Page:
MENDON — Todd Ruggere clasped his bottle in his left hand. Maxwell the Mule latched onto his with his teeth. Each took a swig. The camera shutters snapped, and the deed was done; 71 down, 280 to go.
Ruggere has set himself the task of drinking a beer in each of the 351 towns and cities in Massachusetts by the end of 2013. What started as a quixotic whim has taken on the overtones of a noble quest: At each stop he tries to nail down a donation for Dana-Farber Cancer Institute.
Along the way, Ruggere has a enjoyed a brew in a tavern in West Brookfield visited by George Washington in 1789 and a saloon in Warren owned by daredevil motorcyclist Doug Danger. Ruggere began chronicling his tour on the Internet, and got a little coverage from TV and radio stations. People started suggesting spots for him to have that beer.
Would he, could he, in a bog?, wondered the owners of a cranberry farm in Carver. (He’ll do it once it thaws a bit.)
Would he, could he, in the raw?, inquired members of a nudist colony in Hancock. (“I’m ready to take it all off,” Ruggere said, but closer to summer.)
Would he, could he, with a mule?, asked Julie Blackburn, owner of Providence Riding Academy LLC, located at Spring Willow Farm in Mendon. That led to last month’s quaff with Maxwell. The mule has learned to imbibe from a bottle and enjoyed a few gulps of iced tea while his trainer pledged $50.
Later, Ruggere, who said Saturday that he had visited 81 towns and raised more than $4,600, marveled at the response.
“It’s just a crazy idea that snowballed,” he said.
The Mass Beertour, as Ruggere calls it, was born in a simple trivia contest with a co-worker.
“One day we were trying to list all the towns in Massachusetts,” the 38-year-old Grafton resident recalled. “I knew there were 351, but I only came up with 120 names. So I looked them up and saw all the crazy names. Florida, Peru, Gosnold.”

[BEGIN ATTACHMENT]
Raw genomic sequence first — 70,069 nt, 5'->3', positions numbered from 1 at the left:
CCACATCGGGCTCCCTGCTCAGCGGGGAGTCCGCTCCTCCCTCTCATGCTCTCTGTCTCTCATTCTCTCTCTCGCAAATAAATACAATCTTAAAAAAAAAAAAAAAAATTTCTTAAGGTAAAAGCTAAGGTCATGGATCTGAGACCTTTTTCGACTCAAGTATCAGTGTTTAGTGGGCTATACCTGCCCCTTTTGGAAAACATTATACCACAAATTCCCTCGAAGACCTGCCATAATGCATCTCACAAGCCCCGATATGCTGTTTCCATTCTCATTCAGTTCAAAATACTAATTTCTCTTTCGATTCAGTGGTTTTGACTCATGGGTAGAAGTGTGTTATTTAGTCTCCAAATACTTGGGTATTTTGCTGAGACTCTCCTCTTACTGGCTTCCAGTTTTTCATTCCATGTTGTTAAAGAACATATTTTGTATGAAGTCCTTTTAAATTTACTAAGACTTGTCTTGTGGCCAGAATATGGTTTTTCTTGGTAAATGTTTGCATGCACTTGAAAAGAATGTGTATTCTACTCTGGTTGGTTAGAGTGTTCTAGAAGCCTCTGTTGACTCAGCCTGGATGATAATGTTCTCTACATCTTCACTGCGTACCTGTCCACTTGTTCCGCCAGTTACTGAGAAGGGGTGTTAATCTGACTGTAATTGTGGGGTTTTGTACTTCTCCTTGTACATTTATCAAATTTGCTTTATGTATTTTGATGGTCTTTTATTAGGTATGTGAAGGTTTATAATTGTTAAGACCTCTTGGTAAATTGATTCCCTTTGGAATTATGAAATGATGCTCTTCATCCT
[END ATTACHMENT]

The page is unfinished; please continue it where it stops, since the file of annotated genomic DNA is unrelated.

At first, he planned to enjoy a beer — a Sam Adams, his favorite — in each town or city. Soon, he said, he realized that this was an opportunity to collect donations for cancer research and care.
“I’ve always wanted to raise money for Dana-Farber,” he said.
Aware that a beer tour, however well-intentioned, might strike some as irresponsible, Ruggere, a full-time employee of an investment firm, wants to make it clear that his odyssey is no drunken binge. He observes strict rules. If he is visiting more than one or two places, he will travel with a designated driver. Someone from the town has to be present, and he has to have a photograph to prove he was there. He will not drink on public property or violate any other laws. When he is offered cash from patrons in pubs, he said, he has them give the money to the proprietor, who writes out a check to Dana-Farber.
Ruggere soon discovered that having a beer in every community is a lot more daunting than it might seem. His trip to Plympton in January illustrated the complexity of his tour. He knew he would have trouble finding a pub. No restaurants have registered on the town website.Ruggere went knocking on doors, hoping to maybe have a drink with some sheep. Someone told him about a resident who keeps llamas. So he had his beer, and his picture taken,with a llama.
Ruggere’s initiative is not the first unusual gambit that, while not authorized by Dana-Farber, has benefited the institute and its patients. Pigeon races, a zucchini festival, and a tour of baseball stadiums are among the more exotic ways people have raised funds for the institute, said Molly McHale, Dana-Farber spokesperson.
“It is inspiring when people take initiative to raise money to support cancer research and care,” she said. “Todd’s very creative approach isn’t one that we would undertake ourselves, but we are grateful for his efforts, and wish him great success.”
That success will require a lot of creativity. Ruggere displayed a map of Massachusetts on which he had colored the places he had visited in yellow, most of them surrounding Grafton.
“I’m ahead of pace, but that’s because I’ve hit all the close towns,” he said. He has been to some of the closer places more than once, as offers for donations have piled up; Spring Willow Farm was his second stop in Mendon.
Ruggere intends to go door-to-door in such localities as Mount Washington, near the New York border, which is one of eight dry towns in Massachusetts .
“I can’t do it without people helping,” he said.